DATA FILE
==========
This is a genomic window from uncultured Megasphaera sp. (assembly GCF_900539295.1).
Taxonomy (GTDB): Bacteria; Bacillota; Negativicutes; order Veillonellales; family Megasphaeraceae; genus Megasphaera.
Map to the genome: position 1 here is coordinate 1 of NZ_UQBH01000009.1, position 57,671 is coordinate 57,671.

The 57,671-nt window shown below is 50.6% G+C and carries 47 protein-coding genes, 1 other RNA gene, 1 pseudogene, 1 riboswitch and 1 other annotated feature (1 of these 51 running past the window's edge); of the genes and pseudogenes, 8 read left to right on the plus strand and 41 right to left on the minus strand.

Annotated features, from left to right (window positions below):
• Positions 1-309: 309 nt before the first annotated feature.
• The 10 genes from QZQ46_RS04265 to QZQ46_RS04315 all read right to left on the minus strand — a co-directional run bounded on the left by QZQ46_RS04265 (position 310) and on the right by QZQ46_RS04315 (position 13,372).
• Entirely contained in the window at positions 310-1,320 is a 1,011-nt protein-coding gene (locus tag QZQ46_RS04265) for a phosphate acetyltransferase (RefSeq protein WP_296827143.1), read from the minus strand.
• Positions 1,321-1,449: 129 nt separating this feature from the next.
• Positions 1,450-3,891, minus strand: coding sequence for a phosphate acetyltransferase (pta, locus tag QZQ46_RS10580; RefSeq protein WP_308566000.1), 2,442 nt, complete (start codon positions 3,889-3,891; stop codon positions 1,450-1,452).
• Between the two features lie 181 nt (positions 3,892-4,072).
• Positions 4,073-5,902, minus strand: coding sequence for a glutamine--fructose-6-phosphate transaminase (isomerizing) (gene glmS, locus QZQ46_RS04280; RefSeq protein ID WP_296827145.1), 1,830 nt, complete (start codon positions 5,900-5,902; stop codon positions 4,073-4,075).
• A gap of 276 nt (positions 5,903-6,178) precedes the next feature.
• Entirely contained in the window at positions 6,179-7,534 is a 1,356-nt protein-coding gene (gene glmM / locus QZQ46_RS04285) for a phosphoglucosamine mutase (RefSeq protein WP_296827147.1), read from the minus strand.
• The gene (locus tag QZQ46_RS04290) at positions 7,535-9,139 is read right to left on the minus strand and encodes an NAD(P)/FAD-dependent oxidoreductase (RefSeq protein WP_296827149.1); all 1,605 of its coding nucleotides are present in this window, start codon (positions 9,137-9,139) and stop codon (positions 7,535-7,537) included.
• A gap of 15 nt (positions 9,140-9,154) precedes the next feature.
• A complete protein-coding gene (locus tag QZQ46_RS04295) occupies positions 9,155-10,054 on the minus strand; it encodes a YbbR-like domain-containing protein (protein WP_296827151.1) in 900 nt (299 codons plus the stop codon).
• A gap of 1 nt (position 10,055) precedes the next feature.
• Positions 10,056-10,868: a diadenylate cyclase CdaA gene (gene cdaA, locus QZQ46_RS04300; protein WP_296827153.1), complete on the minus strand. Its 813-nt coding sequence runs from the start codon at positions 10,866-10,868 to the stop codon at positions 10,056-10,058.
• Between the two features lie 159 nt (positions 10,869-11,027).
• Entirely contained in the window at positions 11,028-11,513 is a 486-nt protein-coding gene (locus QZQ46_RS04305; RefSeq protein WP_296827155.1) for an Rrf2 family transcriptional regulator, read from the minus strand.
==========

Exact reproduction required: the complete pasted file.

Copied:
This is a genomic window from uncultured Megasphaera sp. (assembly GCF_900539295.1).
Taxonomy (GTDB): Bacteria; Bacillota; Negativicutes; order Veillonellales; family Megasphaeraceae; genus Megasphaera.
Map to the genome: position 1 here is coordinate 1 of NZ_UQBH01000009.1, position 57,671 is coordinate 57,671.

The 57,671-nt window shown below is 50.6% G+C and carries 47 protein-coding genes, 1 other RNA gene, 1 pseudogene, 1 riboswitch and 1 other annotated feature (1 of these 51 running past the window's edge); of the genes and pseudogenes, 8 read left to right on the plus strand and 41 right to left on the minus strand.

Annotated features, from left to right (window positions below):
• Positions 1-309: 309 nt before the first annotated feature.
• The 10 genes from QZQ46_RS04265 to QZQ46_RS04315 all read right to left on the minus strand — a co-directional run bounded on the left by QZQ46_RS04265 (position 310) and on the right by QZQ46_RS04315 (position 13,372).
• Entirely contained in the window at positions 310-1,320 is a 1,011-nt protein-coding gene (locus tag QZQ46_RS04265) for a phosphate acetyltransferase (RefSeq protein WP_296827143.1), read from the minus strand.
• Positions 1,321-1,449: 129 nt separating this feature from the next.
• Positions 1,450-3,891, minus strand: coding sequence for a phosphate acetyltransferase (pta, locus tag QZQ46_RS10580; RefSeq protein WP_308566000.1), 2,442 nt, complete (start codon positions 3,889-3,891; stop codon positions 1,450-1,452).
• Between the two features lie 181 nt (positions 3,892-4,072).
• Positions 4,073-5,902, minus strand: coding sequence for a glutamine--fructose-6-phosphate transaminase (isomerizing) (gene glmS, locus QZQ46_RS04280; RefSeq protein ID WP_296827145.1), 1,830 nt, complete (start codon positions 5,900-5,902; stop codon positions 4,073-4,075).
• A gap of 276 nt (positions 5,903-6,178) precedes the next feature.
• Entirely contained in the window at positions 6,179-7,534 is a 1,356-nt protein-coding gene (gene glmM / locus QZQ46_RS04285) for a phosphoglucosamine mutase (RefSeq protein WP_296827147.1), read from the minus strand.
• The gene (locus tag QZQ46_RS04290) at positions 7,535-9,139 is read right to left on the minus strand and encodes an NAD(P)/FAD-dependent oxidoreductase (RefSeq protein WP_296827149.1); all 1,605 of its coding nucleotides are present in this window, start codon (positions 9,137-9,139) and stop codon (positions 7,535-7,537) included.
• A gap of 15 nt (positions 9,140-9,154) precedes the next feature.
• A complete protein-coding gene (locus tag QZQ46_RS04295) occupies positions 9,155-10,054 on the minus strand; it encodes a YbbR-like domain-containing protein (protein WP_296827151.1) in 900 nt (299 codons plus the stop codon).
• A gap of 1 nt (position 10,055) precedes the next feature.
• Positions 10,056-10,868: a diadenylate cyclase CdaA gene (gene cdaA, locus QZQ46_RS04300; protein WP_296827153.1), complete on the minus strand. Its 813-nt coding sequence runs from the start codon at positions 10,866-10,868 to the stop codon at positions 10,056-10,058.
• Between the two features lie 159 nt (positions 10,869-11,027).
• Entirely contained in the window at positions 11,028-11,513 is a 486-nt protein-coding gene (locus QZQ46_RS04305; RefSeq protein WP_296827155.1) for an Rrf2 family transcriptional regulator, read from the minus strand.